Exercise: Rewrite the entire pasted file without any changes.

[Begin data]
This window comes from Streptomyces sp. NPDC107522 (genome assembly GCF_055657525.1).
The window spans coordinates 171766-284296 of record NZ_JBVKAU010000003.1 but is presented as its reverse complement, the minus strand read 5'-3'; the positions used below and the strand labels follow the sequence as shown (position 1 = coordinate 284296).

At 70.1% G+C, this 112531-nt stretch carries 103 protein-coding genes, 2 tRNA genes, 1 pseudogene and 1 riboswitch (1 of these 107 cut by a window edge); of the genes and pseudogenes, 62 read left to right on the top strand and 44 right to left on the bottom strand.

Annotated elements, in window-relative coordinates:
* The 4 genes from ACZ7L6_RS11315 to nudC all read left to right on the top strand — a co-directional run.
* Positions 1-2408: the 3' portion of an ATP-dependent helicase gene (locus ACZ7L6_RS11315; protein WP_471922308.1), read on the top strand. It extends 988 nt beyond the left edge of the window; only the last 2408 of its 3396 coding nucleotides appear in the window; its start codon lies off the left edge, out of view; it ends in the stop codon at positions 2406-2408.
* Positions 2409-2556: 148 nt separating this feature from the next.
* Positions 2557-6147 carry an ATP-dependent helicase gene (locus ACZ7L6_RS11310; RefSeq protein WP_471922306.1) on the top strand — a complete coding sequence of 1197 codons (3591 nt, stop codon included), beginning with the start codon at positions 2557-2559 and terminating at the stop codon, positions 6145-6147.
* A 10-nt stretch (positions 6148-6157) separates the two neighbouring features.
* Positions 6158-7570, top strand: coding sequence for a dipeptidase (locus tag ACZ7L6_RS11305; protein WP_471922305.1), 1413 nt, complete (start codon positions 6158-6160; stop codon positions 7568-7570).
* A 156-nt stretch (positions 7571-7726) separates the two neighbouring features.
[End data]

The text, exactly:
This window comes from Streptomyces sp. NPDC107522 (genome assembly GCF_055657525.1).
The window spans coordinates 171766-284296 of record NZ_JBVKAU010000003.1 but is presented as its reverse complement, the minus strand read 5'-3'; the positions used below and the strand labels follow the sequence as shown (position 1 = coordinate 284296).

At 70.1% G+C, this 112531-nt stretch carries 103 protein-coding genes, 2 tRNA genes, 1 pseudogene and 1 riboswitch (1 of these 107 cut by a window edge); of the genes and pseudogenes, 62 read left to right on the top strand and 44 right to left on the bottom strand.

Annotated elements, in window-relative coordinates:
* The 4 genes from ACZ7L6_RS11315 to nudC all read left to right on the top strand — a co-directional run.
* Positions 1-2408: the 3' portion of an ATP-dependent helicase gene (locus ACZ7L6_RS11315; protein WP_471922308.1), read on the top strand. It extends 988 nt beyond the left edge of the window; only the last 2408 of its 3396 coding nucleotides appear in the window; its start codon lies off the left edge, out of view; it ends in the stop codon at positions 2406-2408.
* Positions 2409-2556: 148 nt separating this feature from the next.
* Positions 2557-6147 carry an ATP-dependent helicase gene (locus ACZ7L6_RS11310; RefSeq protein WP_471922306.1) on the top strand — a complete coding sequence of 1197 codons (3591 nt, stop codon included), beginning with the start codon at positions 2557-2559 and terminating at the stop codon, positions 6145-6147.
* A 10-nt stretch (positions 6148-6157) separates the two neighbouring features.
* Positions 6158-7570, top strand: coding sequence for a dipeptidase (locus tag ACZ7L6_RS11305; protein WP_471922305.1), 1413 nt, complete (start codon positions 6158-6160; stop codon positions 7568-7570).
* A 156-nt stretch (positions 7571-7726) separates the two neighbouring features.